The team’s simulator at Silverstone is available for both professional and amateur drivers to hire and, uniquely, the sessions are monitored by the team’s race engineer, who is able to provide feedback using the same Performance Analysis programme that has been a key contributing factor to Strakka’s success so far.
“A lot of teams believe that their engineering knowledge is their intellectual property,” Dan says, “Well it is, but we kind of believe if we can’t out-think our rival again to the next step and again and again and again then we shouldn’t be here. So that’s what we promote… we work very openly with our customers and drivers and sponsors.”
Formula One is, in Dan’s words, a ‘money pit’ and any notion of Strakka joining as a car manufacturer or team is not something that they are able to entertain. Instead Strakka see their role as a provider of future drivers to the Formula One teams and a place where talent can be nurtured.
It’s a vision that in part stems from Dan’s belief that that the landscape of Formula One is shifting.
“What’s happened this year is that Jules Bianchi is driving for Marussia in Formula One, and he’s driving for them because he’s a Ferrari Academy driver and Marussia is running Ferrari engines… What Jules has done this year is he’s demonstrated his ability massively and he has dragged a car that is not a front running Formula One car into the points on occasion. And him scoring points this year will reward Marussia to the tune of probably $30m at the end of the year… Sometimes a really talented driver is the answer and that will bring you more money than someone just writing you a cheque and putting an average driver in the car.”
The incentive for Strakka to provide the next generation of Formula One drivers is the opportunity to further enhance their own, already very creditable, reputation.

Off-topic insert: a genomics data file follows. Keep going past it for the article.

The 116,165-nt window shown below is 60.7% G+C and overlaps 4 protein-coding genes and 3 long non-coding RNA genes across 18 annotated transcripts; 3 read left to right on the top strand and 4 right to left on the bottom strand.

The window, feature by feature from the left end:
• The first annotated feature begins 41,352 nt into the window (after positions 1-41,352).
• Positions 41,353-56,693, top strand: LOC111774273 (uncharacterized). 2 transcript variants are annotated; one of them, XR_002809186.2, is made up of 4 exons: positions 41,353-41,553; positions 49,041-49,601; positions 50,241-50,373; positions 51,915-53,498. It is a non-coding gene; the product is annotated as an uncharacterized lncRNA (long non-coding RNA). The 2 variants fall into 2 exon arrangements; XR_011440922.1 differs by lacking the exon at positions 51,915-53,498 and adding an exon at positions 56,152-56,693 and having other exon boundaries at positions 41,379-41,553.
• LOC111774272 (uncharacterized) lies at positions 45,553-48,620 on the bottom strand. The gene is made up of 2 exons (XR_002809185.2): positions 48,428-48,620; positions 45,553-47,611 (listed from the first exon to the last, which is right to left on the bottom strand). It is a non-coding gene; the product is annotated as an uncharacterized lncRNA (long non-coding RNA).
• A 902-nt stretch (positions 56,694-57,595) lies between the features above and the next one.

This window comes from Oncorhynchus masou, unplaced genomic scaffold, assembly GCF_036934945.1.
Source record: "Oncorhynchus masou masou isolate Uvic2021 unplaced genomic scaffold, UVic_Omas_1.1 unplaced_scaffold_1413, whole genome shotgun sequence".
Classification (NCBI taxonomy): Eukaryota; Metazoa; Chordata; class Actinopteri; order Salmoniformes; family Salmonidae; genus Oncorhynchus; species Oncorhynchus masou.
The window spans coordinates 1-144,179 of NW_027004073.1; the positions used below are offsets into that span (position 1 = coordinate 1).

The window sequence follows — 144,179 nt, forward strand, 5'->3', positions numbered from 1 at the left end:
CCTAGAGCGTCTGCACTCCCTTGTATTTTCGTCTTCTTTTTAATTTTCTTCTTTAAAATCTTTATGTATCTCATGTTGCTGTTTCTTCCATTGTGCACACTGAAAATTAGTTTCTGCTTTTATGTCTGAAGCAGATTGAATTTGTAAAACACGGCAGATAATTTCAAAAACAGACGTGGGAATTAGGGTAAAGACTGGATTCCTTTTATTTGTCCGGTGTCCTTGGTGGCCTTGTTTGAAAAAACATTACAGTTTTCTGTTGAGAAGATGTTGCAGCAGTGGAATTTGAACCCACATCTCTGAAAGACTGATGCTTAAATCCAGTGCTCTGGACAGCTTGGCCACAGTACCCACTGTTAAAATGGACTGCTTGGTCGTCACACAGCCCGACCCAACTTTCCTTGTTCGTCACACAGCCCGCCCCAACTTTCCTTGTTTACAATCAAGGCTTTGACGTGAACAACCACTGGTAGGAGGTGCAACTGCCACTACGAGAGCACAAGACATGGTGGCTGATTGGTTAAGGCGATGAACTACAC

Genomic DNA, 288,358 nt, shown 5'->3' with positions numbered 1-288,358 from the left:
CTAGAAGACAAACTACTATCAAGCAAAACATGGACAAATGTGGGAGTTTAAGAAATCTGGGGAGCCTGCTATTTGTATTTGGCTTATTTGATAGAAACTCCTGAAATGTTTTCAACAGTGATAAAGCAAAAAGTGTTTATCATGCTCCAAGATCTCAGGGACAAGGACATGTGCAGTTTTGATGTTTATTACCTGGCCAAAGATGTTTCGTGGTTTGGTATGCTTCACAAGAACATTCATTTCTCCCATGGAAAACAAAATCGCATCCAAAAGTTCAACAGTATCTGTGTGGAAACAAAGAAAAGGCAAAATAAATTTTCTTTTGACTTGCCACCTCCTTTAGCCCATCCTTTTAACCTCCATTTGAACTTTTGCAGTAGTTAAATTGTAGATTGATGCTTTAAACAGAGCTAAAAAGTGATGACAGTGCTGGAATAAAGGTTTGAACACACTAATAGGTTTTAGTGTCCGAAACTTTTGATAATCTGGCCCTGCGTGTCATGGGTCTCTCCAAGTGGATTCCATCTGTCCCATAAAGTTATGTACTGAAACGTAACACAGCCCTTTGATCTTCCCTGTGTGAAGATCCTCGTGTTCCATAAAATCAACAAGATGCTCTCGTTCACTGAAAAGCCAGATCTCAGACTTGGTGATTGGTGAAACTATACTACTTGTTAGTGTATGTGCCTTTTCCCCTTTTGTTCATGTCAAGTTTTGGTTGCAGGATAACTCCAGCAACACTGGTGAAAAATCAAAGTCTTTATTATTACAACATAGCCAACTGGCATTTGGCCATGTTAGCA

The organisers are trying very hard to help teams build and race competitive LMP1 cars but the category is still very much geared towards manufacturers and hybrid technology.
Strakka Racing Team Principal Dan Walmsley
“It probably sounds like a bit of a cliché but we don’t want a trophy cabinet just full of trophies, we also want a trophy cabinet in the form of a portfolio of drivers who have achieved success because they worked with Strakka Racing.”
Dan also believes Strakka’s presence in different competitions will help them to engage with sponsors – which in turn will give them the opportunity to help drivers engage with sponsors as well.
“The drivers who get to the top now, they really have to tick more boxes than anyone has ever had to before and that’s what we feel we can assist them with,” he says. “We can certainly take anyone to the maximum of their potential and sometimes that potential isn’t realised because of other circumstances such as financial, such as fitness or such as engineering understanding of the car.”